It’s tempting to repress that sense of guilt completely or wallow in it; both reactions are born out of a frustration with the complexity of the world and a desire to simplify the moral equation. But our task is to live on the edge of the guilt, to use it to challenge ourselves and each other to do better.

Robert Jensen is a former professor of journalism from the University of Texas at Austin. He has focused much of his work on the critique of pornography, masculinity and institutional racism. The article above is an extract from his impressive book, The Heart of Whiteness. You can purchase the full book here.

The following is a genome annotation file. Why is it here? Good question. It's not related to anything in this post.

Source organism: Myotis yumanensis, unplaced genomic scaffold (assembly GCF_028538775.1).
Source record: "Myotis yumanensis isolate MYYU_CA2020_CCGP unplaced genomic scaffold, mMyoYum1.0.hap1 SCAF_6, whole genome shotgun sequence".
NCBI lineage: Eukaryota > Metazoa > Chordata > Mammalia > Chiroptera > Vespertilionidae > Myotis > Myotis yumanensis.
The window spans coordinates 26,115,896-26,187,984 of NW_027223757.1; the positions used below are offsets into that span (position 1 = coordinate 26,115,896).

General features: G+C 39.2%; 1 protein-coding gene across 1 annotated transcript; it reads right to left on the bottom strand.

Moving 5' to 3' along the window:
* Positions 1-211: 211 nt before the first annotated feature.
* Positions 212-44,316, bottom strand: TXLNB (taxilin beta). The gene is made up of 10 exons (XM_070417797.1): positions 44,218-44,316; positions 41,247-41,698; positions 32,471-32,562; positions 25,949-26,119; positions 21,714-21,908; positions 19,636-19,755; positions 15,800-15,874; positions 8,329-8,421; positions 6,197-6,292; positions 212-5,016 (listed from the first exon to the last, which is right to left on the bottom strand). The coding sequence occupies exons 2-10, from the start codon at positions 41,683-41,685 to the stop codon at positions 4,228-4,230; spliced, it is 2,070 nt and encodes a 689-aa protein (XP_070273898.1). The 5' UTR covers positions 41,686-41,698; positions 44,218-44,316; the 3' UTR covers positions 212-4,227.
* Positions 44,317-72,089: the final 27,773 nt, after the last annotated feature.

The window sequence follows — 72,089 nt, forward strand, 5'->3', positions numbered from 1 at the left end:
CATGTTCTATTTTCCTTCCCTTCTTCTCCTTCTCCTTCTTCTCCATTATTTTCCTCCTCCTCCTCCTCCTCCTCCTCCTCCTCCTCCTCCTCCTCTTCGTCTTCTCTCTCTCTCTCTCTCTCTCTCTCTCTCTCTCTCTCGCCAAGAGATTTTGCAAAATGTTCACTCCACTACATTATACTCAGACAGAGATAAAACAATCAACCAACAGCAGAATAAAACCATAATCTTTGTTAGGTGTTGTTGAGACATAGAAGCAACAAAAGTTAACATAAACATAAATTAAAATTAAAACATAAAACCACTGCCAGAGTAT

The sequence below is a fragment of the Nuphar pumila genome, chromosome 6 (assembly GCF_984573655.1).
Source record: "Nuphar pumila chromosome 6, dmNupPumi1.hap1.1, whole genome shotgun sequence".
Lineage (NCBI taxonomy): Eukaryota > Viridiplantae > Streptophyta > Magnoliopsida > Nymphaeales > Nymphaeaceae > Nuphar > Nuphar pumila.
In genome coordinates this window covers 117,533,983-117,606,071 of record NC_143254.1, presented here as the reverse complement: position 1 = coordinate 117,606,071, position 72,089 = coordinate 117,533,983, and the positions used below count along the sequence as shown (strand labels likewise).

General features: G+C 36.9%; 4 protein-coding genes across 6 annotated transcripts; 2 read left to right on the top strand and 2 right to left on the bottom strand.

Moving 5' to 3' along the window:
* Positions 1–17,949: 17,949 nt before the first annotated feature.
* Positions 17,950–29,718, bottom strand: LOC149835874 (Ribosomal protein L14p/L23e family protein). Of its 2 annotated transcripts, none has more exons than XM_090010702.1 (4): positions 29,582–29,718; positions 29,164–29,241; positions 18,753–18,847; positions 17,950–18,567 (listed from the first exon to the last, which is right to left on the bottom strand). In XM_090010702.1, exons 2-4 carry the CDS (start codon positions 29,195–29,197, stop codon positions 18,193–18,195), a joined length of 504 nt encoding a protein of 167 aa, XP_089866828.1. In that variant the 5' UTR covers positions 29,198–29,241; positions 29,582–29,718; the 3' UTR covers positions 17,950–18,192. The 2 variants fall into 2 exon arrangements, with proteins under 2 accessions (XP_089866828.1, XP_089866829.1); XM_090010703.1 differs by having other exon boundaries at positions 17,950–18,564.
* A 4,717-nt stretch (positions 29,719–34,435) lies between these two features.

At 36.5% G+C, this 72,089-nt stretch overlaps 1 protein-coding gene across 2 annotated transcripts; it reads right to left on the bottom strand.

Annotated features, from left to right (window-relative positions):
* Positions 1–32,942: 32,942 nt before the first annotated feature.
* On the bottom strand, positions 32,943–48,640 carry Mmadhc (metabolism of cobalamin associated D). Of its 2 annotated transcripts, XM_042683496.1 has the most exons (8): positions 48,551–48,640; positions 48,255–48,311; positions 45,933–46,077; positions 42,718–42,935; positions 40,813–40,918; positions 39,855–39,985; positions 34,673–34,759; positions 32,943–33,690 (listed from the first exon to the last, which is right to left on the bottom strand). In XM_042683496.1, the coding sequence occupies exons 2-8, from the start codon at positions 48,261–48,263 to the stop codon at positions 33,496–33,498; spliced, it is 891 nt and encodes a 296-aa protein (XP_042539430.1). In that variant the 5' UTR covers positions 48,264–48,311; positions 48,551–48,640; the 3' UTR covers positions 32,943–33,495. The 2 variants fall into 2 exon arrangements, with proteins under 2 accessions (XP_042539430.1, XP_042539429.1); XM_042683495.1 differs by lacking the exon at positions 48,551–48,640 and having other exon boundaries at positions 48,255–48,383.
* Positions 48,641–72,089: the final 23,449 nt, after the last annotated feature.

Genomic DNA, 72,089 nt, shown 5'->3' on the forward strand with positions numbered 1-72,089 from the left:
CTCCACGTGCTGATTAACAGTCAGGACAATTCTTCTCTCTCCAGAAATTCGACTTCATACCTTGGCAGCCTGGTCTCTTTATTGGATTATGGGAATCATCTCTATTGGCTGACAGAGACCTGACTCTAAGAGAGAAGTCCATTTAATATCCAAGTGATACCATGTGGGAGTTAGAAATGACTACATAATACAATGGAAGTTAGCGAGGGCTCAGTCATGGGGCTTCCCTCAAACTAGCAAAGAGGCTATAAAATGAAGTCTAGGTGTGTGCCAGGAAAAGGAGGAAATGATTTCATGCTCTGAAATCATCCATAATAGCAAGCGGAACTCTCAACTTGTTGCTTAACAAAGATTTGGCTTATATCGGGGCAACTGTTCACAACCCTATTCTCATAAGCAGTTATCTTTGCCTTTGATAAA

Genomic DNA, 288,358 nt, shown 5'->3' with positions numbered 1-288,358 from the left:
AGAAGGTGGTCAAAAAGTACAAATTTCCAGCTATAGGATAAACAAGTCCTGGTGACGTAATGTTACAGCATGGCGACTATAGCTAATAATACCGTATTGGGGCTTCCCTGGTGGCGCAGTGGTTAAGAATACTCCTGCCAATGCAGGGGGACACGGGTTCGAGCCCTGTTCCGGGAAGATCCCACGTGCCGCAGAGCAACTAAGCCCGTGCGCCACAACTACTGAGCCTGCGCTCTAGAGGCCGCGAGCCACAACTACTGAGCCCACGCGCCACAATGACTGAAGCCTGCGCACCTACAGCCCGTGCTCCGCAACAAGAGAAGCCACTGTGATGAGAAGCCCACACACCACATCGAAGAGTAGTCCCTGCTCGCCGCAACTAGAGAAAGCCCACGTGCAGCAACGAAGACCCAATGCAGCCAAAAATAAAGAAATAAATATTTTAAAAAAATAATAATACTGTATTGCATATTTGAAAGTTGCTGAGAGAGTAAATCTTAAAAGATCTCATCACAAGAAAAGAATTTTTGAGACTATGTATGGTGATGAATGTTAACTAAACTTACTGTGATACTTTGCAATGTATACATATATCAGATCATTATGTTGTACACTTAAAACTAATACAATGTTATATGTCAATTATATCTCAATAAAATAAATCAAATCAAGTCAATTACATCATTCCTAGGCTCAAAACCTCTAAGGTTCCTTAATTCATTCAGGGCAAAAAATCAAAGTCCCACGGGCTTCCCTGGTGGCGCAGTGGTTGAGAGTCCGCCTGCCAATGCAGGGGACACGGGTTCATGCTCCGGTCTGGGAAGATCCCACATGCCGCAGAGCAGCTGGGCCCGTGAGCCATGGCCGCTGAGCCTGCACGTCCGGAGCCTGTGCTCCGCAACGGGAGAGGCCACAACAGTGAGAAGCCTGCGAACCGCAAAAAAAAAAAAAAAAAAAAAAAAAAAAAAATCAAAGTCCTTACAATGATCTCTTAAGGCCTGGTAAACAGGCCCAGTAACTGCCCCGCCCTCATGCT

Robert Jensen speaking about American exceptionalism. Photo by Thomas Negrete (The Daily Texan).

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Header image by Elvert Barnes via Wikimedia Commons